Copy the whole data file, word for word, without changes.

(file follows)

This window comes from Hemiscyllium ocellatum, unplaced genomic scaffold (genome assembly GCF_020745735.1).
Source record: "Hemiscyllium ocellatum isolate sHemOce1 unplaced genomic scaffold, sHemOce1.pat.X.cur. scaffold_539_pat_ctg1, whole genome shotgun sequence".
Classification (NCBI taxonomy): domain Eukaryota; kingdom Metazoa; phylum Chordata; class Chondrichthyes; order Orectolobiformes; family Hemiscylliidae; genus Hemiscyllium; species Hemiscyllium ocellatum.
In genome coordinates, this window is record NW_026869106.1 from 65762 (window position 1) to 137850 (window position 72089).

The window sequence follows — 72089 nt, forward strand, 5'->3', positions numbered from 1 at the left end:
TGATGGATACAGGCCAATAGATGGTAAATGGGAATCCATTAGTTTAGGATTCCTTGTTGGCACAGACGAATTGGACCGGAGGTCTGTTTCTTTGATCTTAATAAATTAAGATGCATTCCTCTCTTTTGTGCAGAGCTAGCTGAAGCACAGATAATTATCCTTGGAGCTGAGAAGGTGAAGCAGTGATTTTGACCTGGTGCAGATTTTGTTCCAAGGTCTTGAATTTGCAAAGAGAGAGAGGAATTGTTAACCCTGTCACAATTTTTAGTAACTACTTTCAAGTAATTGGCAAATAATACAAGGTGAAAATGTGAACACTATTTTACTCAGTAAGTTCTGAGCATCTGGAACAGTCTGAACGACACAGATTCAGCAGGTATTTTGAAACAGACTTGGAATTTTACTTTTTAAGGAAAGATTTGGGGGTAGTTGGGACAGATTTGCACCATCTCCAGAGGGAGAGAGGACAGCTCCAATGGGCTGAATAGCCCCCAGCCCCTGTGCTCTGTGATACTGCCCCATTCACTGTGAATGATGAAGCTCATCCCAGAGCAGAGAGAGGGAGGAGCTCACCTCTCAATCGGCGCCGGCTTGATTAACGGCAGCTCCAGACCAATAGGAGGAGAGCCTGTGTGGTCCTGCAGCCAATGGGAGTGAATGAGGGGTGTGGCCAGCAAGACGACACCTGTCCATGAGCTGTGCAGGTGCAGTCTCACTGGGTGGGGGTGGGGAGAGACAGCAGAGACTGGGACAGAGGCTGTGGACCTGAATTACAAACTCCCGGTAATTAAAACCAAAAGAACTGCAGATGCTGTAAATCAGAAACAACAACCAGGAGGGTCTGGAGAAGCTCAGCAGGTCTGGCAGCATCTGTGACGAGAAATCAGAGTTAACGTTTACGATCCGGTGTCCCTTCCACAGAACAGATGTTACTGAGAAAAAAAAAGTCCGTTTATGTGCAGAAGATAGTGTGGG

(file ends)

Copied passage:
This window comes from Hemiscyllium ocellatum, unplaced genomic scaffold (genome assembly GCF_020745735.1).
Source record: "Hemiscyllium ocellatum isolate sHemOce1 unplaced genomic scaffold, sHemOce1.pat.X.cur. scaffold_539_pat_ctg1, whole genome shotgun sequence".
Classification (NCBI taxonomy): domain Eukaryota; kingdom Metazoa; phylum Chordata; class Chondrichthyes; order Orectolobiformes; family Hemiscylliidae; genus Hemiscyllium; species Hemiscyllium ocellatum.
In genome coordinates, this window is record NW_026869106.1 from 65762 (window position 1) to 137850 (window position 72089).

The window sequence follows — 72089 nt, forward strand, 5'->3', positions numbered from 1 at the left end:
TGATGGATACAGGCCAATAGATGGTAAATGGGAATCCATTAGTTTAGGATTCCTTGTTGGCACAGACGAATTGGACCGGAGGTCTGTTTCTTTGATCTTAATAAATTAAGATGCATTCCTCTCTTTTGTGCAGAGCTAGCTGAAGCACAGATAATTATCCTTGGAGCTGAGAAGGTGAAGCAGTGATTTTGACCTGGTGCAGATTTTGTTCCAAGGTCTTGAATTTGCAAAGAGAGAGAGGAATTGTTAACCCTGTCACAATTTTTAGTAACTACTTTCAAGTAATTGGCAAATAATACAAGGTGAAAATGTGAACACTATTTTACTCAGTAAGTTCTGAGCATCTGGAACAGTCTGAACGACACAGATTCAGCAGGTATTTTGAAACAGACTTGGAATTTTACTTTTTAAGGAAAGATTTGGGGGTAGTTGGGACAGATTTGCACCATCTCCAGAGGGAGAGAGGACAGCTCCAATGGGCTGAATAGCCCCCAGCCCCTGTGCTCTGTGATACTGCCCCATTCACTGTGAATGATGAAGCTCATCCCAGAGCAGAGAGAGGGAGGAGCTCACCTCTCAATCGGCGCCGGCTTGATTAACGGCAGCTCCAGACCAATAGGAGGAGAGCCTGTGTGGTCCTGCAGCCAATGGGAGTGAATGAGGGGTGTGGCCAGCAAGACGACACCTGTCCATGAGCTGTGCAGGTGCAGTCTCACTGGGTGGGGGTGGGGAGAGACAGCAGAGACTGGGACAGAGGCTGTGGACCTGAATTACAAACTCCCGGTAATTAAAACCAAAAGAACTGCAGATGCTGTAAATCAGAAACAACAACCAGGAGGGTCTGGAGAAGCTCAGCAGGTCTGGCAGCATCTGTGACGAGAAATCAGAGTTAACGTTTACGATCCGGTGTCCCTTCCACAGAACAGATGTTACTGAGAAAAAAAAAGTCCGTTTATGTGCAGAAGATAGTGTGGG